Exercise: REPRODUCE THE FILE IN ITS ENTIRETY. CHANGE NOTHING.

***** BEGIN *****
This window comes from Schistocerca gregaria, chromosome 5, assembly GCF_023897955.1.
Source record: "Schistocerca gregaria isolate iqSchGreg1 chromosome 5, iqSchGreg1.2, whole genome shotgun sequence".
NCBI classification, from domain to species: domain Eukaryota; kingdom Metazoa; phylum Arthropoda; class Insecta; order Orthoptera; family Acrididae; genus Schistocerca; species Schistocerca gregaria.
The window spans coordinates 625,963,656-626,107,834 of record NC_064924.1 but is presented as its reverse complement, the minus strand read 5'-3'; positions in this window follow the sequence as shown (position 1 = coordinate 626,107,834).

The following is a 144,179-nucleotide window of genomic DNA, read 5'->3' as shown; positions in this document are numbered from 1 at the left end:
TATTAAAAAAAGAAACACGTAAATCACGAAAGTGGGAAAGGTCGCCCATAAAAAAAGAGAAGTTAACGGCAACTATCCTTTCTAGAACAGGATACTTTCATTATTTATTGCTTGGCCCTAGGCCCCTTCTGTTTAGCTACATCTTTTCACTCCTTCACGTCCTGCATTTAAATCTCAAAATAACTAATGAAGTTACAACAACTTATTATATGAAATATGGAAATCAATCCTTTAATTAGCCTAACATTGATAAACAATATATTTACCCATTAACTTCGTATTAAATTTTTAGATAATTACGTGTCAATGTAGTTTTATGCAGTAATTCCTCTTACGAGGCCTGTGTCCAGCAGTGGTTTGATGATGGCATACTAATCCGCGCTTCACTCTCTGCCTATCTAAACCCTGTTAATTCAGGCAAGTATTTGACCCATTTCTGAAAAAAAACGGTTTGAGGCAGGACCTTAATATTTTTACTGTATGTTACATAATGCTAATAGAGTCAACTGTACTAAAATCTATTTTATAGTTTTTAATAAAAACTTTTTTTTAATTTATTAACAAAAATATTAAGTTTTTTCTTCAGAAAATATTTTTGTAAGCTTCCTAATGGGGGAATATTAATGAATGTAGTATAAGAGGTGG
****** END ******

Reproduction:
This window comes from Schistocerca gregaria, chromosome 5, assembly GCF_023897955.1.
Source record: "Schistocerca gregaria isolate iqSchGreg1 chromosome 5, iqSchGreg1.2, whole genome shotgun sequence".
NCBI classification, from domain to species: domain Eukaryota; kingdom Metazoa; phylum Arthropoda; class Insecta; order Orthoptera; family Acrididae; genus Schistocerca; species Schistocerca gregaria.
The window spans coordinates 625,963,656-626,107,834 of record NC_064924.1 but is presented as its reverse complement, the minus strand read 5'-3'; positions in this window follow the sequence as shown (position 1 = coordinate 626,107,834).

The following is a 144,179-nucleotide window of genomic DNA, read 5'->3' as shown; positions in this document are numbered from 1 at the left end:
TATTAAAAAAAGAAACACGTAAATCACGAAAGTGGGAAAGGTCGCCCATAAAAAAAGAGAAGTTAACGGCAACTATCCTTTCTAGAACAGGATACTTTCATTATTTATTGCTTGGCCCTAGGCCCCTTCTGTTTAGCTACATCTTTTCACTCCTTCACGTCCTGCATTTAAATCTCAAAATAACTAATGAAGTTACAACAACTTATTATATGAAATATGGAAATCAATCCTTTAATTAGCCTAACATTGATAAACAATATATTTACCCATTAACTTCGTATTAAATTTTTAGATAATTACGTGTCAATGTAGTTTTATGCAGTAATTCCTCTTACGAGGCCTGTGTCCAGCAGTGGTTTGATGATGGCATACTAATCCGCGCTTCACTCTCTGCCTATCTAAACCCTGTTAATTCAGGCAAGTATTTGACCCATTTCTGAAAAAAAACGGTTTGAGGCAGGACCTTAATATTTTTACTGTATGTTACATAATGCTAATAGAGTCAACTGTACTAAAATCTATTTTATAGTTTTTAATAAAAACTTTTTTTTAATTTATTAACAAAAATATTAAGTTTTTTCTTCAGAAAATATTTTTGTAAGCTTCCTAATGGGGGAATATTAATGAATGTAGTATAAGAGGTGG